Third time was lucky as we came to a hotel called Tamaam. All this while, Ehsaan was accompanying us as most places had signboards in Urdu. Here too he came with us to this reception which was well-kept and had a dignified, polite manager. He showed us the rooms and sprayed a freshener before we stepped into them. He also gave us a discount and we settled for a good night’s sleep hoping to be up by 6 in the morning to resume the journey to Karachi.
Sadiqabad is the border-town after which Punjab gives way to Sind. The difference between the two Union Councils becomes stark as you go slightly deeper into Sind. While Punjab is similar to the Punjab of India with its fabled, lush fields, hospitable people and Aloo Parathas. Sind is closer in form to the arid areas of Rajasthan and Gujarat. Dry land covered, sometimes by rows and rows of Palm trees, worn-out plantain, mangroves and sometimes by nothing but sand. People were as they had been in Punjab; even policemen offered tea and snacks when they got to know about our cricket connection. But we were to find no Aloo Parathas here. It was the most difficult part of the journey when, at a roadside restaurant, we got nothing more than ghee parathas with absolutely nothing to go with them; well, for a vegetarian, of course. But everywhere, you find a television set with the cricket match being shown live. This being the second day of the Faisalabad Test, Afridi hammered 156 and perished. So did Akmal. And in walked Inzamam with a sore back as we decided to carry on, lest we end up traveling into the night.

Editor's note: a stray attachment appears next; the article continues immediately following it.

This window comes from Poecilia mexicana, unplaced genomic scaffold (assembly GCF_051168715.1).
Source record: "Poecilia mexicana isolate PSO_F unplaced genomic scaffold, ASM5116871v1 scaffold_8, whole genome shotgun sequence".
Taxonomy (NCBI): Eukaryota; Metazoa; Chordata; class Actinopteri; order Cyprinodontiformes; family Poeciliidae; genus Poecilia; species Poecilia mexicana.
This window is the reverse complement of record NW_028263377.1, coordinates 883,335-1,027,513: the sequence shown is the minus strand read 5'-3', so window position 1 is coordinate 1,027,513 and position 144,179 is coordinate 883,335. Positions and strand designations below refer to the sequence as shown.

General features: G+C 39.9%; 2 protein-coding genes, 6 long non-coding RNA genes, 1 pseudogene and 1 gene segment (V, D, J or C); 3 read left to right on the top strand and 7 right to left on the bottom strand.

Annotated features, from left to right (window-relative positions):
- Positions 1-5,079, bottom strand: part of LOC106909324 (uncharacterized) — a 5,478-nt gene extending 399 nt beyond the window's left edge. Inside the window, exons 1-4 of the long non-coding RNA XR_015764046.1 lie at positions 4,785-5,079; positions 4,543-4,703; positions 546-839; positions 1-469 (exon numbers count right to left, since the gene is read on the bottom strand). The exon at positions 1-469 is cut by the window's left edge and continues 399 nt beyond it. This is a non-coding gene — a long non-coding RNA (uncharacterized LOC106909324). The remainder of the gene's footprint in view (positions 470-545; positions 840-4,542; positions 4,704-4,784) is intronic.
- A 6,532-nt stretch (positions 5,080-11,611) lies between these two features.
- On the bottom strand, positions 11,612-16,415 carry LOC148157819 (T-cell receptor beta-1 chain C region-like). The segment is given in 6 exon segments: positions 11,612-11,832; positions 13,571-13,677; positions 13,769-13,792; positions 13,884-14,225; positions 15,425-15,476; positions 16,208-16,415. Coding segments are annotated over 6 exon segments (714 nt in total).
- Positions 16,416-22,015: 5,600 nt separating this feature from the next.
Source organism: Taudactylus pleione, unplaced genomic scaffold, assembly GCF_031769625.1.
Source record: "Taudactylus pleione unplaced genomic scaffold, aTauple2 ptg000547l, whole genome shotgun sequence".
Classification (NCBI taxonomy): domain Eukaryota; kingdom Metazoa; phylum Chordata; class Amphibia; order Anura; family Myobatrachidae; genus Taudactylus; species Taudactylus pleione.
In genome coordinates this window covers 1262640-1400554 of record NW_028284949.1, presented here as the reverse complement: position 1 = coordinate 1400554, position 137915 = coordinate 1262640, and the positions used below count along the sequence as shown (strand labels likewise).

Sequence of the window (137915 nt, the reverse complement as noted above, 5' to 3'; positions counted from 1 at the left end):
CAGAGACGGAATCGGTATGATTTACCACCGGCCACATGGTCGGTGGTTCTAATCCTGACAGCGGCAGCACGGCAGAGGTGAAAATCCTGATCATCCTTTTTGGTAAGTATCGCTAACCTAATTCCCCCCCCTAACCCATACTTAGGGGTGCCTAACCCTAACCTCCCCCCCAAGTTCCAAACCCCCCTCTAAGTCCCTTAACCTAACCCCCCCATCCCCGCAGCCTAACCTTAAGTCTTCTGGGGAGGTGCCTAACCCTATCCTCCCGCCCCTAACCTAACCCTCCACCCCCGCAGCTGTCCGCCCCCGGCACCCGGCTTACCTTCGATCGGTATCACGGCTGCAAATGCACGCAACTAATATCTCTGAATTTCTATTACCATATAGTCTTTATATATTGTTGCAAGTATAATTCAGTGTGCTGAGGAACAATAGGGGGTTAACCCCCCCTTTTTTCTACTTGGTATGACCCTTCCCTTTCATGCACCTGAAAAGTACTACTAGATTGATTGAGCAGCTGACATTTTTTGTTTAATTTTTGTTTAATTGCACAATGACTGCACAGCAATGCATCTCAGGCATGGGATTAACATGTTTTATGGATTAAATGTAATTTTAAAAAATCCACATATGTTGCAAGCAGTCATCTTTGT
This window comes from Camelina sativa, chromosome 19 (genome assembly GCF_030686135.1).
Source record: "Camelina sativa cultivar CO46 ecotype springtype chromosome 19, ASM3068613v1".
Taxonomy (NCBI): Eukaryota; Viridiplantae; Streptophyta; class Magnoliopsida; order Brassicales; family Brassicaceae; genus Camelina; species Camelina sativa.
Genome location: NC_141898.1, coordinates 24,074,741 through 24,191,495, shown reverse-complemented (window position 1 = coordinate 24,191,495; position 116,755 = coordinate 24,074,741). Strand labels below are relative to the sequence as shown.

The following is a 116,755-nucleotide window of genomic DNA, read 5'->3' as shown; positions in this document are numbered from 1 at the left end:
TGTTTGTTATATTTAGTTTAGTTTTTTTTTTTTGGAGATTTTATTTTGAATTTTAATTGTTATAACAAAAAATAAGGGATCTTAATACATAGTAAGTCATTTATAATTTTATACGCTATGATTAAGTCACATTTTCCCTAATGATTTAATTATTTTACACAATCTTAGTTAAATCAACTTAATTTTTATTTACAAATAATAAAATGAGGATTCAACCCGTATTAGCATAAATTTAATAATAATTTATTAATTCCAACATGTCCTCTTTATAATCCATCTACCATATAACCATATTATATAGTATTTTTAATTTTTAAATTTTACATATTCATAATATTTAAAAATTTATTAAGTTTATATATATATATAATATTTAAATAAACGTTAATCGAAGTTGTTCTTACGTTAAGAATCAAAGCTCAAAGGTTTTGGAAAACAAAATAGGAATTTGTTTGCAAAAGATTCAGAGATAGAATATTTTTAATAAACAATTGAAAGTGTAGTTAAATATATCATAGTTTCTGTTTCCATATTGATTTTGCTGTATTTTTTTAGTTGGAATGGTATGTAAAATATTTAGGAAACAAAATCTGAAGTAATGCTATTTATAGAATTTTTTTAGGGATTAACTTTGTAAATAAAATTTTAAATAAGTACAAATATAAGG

There was still around 600 kms to cover from the border of Punjab and Sind to Karachi. As the influence of Punjab gradually wore out and Sind came into full being, the colour of the countryside too changed from green to dry brown. Where on one hand oranges, plump as you could set sight on, seem desperate to be plucked off branches, the leaves of Sind’s plantain have grown brown (perhaps the dusty roads next to them have played a part too!).